Some of the things schools do now, such as encouraging students to make their own choices about illegal drug taking, taking kids skateboarding, or teaching them to express themselves and to value all opinions (especially their own) are to me little more that a diseases on the body of the school. Other parts of what schools do, no matter how desirable, are clearly not part of the aim of a school. So for instance, at an INSET recently, we were set the task of identifying from a list what was the purpose of a form tutor. Options like “to be friendly” or “to value each student as an individual” were put forward. All very worthy, but clearly these are virtues in a form tutor, akin to bedside manner in a doctor, not the purpose of a form tutor.
The other side effect of the vagueness of aims in education is that quackery and nonsense can never die, whereas ineffective medical procedures and treatments can, at least some of the time, be exposed. All that happens when a teaching method is found not to work in some way is that the purpose of it is adjusted. Bad teaching methods can first be put forward as a way to improve academic learning. When this doesn’t happen they can be put forward as a way of developing skills for adulthood. When this doesn’t happen they can be put forward as a way of socialising students for life within the school. When this doesn’t happen they can be put forward as a way of encouraging creativity, and so on indefinitely. By contrast, it is obviously unlikely that patients would be encouraged to keep taking medicine that simply doesn’t work by redefining the disease. Nobody is told: “well, this medicine hasn’t cured your rheumatism, but keep taking it, it might cure your broken leg”. Similarly, no doctor would view all “experimental” procedures as axiomatically better than established ones or be told that if a patient wasn’t getting better that the problem was not the treatment but their own unrealistic expectation that their patients should get better.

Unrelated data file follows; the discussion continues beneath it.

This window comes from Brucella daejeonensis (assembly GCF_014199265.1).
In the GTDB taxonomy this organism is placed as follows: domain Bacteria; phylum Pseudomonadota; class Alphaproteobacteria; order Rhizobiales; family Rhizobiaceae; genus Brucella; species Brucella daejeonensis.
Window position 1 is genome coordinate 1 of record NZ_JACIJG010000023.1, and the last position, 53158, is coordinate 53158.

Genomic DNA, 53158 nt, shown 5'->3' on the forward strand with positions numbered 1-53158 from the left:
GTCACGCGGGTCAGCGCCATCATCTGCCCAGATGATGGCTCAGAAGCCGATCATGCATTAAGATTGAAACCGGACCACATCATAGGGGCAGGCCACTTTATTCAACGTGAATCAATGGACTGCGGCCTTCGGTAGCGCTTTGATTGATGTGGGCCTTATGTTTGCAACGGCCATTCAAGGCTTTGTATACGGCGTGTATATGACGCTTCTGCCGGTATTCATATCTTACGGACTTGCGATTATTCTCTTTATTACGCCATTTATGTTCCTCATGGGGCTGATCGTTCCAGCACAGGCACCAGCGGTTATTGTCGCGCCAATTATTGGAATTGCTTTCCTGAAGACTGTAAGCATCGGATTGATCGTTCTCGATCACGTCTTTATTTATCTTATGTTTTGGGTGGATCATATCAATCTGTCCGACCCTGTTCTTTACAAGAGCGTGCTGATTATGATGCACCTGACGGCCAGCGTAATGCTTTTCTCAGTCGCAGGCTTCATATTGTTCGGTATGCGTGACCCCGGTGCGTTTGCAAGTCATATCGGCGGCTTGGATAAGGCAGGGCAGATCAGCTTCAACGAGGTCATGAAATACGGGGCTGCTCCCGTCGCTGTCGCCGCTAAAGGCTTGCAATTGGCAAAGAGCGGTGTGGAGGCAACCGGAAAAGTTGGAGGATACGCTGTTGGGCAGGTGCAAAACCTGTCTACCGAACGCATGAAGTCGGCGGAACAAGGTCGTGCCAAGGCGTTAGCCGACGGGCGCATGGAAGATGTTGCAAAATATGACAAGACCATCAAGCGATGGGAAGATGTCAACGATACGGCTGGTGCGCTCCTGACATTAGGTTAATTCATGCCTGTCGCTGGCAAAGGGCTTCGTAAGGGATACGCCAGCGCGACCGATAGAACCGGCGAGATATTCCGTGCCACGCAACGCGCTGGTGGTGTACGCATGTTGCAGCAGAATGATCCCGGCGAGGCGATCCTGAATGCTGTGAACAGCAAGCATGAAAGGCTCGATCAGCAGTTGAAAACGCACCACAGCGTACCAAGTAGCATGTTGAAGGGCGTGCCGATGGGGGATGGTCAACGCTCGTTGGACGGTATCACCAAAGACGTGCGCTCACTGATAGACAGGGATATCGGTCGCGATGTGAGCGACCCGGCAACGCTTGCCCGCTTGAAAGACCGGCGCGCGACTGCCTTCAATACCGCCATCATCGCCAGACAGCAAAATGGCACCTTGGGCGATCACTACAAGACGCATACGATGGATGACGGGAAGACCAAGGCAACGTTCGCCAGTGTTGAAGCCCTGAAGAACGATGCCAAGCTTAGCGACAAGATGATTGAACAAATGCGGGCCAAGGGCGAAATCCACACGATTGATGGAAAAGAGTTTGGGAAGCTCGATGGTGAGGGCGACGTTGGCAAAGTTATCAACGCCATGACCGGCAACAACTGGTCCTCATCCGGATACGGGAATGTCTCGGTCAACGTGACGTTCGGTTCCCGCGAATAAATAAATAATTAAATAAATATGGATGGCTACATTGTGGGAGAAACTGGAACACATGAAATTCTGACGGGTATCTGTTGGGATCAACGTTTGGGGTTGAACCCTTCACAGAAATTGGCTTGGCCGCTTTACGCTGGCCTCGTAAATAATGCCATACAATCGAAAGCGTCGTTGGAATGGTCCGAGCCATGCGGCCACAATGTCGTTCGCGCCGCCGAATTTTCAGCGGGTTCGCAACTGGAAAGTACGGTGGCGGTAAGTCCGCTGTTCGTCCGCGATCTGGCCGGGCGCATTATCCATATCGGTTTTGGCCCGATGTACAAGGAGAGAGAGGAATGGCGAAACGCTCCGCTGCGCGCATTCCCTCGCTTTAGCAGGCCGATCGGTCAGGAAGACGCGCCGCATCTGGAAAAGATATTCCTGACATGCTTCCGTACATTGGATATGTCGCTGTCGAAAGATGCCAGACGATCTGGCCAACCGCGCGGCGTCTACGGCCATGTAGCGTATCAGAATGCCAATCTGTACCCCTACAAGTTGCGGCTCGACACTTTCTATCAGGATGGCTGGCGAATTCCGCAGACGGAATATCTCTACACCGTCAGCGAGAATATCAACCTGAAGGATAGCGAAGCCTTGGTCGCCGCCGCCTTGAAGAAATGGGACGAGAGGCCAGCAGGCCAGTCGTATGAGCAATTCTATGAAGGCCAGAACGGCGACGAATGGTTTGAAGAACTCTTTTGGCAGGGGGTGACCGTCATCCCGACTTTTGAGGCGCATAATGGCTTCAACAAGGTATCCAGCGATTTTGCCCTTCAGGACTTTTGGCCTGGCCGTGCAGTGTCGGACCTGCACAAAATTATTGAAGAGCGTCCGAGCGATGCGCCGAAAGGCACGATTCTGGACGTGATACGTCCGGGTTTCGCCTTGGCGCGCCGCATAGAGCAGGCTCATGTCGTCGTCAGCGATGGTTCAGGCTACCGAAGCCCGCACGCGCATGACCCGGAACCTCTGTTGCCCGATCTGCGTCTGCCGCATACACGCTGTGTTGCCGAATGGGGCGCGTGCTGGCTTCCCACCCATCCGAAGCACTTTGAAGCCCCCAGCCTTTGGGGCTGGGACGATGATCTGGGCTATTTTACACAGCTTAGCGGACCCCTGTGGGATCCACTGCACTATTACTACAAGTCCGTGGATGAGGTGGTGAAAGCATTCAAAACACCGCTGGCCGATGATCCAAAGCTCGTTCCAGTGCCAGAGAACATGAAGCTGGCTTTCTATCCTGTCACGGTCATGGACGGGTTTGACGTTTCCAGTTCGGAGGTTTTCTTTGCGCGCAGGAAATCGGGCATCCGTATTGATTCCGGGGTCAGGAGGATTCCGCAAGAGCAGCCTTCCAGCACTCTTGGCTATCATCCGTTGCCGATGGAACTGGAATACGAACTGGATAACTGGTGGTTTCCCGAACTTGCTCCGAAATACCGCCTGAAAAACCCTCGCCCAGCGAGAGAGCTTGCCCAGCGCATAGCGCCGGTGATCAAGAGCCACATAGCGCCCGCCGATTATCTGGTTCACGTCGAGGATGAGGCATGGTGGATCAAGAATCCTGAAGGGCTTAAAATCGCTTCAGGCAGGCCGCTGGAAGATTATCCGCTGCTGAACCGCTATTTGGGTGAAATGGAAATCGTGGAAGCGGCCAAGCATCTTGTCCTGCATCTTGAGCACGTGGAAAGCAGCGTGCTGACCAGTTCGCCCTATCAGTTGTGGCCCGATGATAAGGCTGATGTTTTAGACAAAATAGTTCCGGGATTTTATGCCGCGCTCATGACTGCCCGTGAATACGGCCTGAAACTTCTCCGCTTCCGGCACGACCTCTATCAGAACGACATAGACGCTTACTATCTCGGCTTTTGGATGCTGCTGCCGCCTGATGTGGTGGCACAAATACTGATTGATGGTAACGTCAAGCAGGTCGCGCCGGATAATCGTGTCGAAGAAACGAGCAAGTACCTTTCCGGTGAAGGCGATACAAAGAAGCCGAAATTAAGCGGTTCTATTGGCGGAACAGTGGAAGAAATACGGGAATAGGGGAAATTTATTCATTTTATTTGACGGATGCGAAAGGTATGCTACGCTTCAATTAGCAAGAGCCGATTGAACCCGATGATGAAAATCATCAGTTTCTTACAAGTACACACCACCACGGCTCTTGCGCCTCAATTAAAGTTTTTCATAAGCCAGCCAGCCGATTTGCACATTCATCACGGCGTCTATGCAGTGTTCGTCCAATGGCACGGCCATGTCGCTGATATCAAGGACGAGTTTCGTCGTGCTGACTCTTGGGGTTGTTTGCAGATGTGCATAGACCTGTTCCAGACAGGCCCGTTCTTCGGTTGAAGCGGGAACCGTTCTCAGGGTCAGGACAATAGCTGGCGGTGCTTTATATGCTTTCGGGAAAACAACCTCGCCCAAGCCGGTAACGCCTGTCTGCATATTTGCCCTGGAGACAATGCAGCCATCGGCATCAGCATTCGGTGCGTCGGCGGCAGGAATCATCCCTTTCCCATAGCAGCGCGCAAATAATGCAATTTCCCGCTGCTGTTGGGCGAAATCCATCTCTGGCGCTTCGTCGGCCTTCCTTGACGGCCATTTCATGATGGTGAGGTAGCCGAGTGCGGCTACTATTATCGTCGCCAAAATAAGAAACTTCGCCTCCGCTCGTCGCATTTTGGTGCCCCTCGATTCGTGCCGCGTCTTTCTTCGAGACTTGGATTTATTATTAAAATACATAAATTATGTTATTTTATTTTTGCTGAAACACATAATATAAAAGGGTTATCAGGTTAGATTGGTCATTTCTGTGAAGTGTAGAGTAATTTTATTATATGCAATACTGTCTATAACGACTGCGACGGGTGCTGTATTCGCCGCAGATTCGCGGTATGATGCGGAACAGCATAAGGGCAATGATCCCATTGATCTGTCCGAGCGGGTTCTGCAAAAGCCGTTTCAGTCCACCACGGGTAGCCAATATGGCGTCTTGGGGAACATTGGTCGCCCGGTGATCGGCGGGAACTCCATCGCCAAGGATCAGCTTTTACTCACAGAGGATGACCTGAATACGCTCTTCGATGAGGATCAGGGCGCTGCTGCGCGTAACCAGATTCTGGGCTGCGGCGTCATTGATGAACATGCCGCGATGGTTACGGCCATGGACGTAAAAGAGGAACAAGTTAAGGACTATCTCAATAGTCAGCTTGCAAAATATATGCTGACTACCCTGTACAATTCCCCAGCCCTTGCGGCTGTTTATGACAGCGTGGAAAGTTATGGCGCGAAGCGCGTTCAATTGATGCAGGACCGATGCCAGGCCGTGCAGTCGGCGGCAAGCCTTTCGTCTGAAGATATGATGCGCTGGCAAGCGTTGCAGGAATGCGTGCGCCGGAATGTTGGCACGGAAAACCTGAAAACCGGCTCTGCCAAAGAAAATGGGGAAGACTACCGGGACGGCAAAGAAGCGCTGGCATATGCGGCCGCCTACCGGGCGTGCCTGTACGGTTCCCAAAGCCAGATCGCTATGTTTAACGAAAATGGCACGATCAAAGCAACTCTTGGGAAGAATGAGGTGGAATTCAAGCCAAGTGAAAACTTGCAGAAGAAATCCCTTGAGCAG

Teaching is just too far from being a science. The judgements cannot be clinical. We can imagine areas where doctors have to consider their aims (e.g. for procedures such as abortion or cosmetic surgery, or for conditions where there is no treatment or where treatments have significant side-effects) but most of the time they know what they are aiming for. By contrast, teachers have to make value judgements before they even start and continually revise them because a healthy intellect is harder to conceptualise than a healthy body. Teachers have to decide what an educated man or woman looks like, in order to teach their students the kind of knowledge and skills they will need to become one.
Then, of course, they will be told to stop trying and just entertain the students and raise their self-esteem instead.
Chesterton, G.K., What’s Wrong With the World?, 1910
Newman, John Henry, The Idea of a University, University of Notre Dame, 1873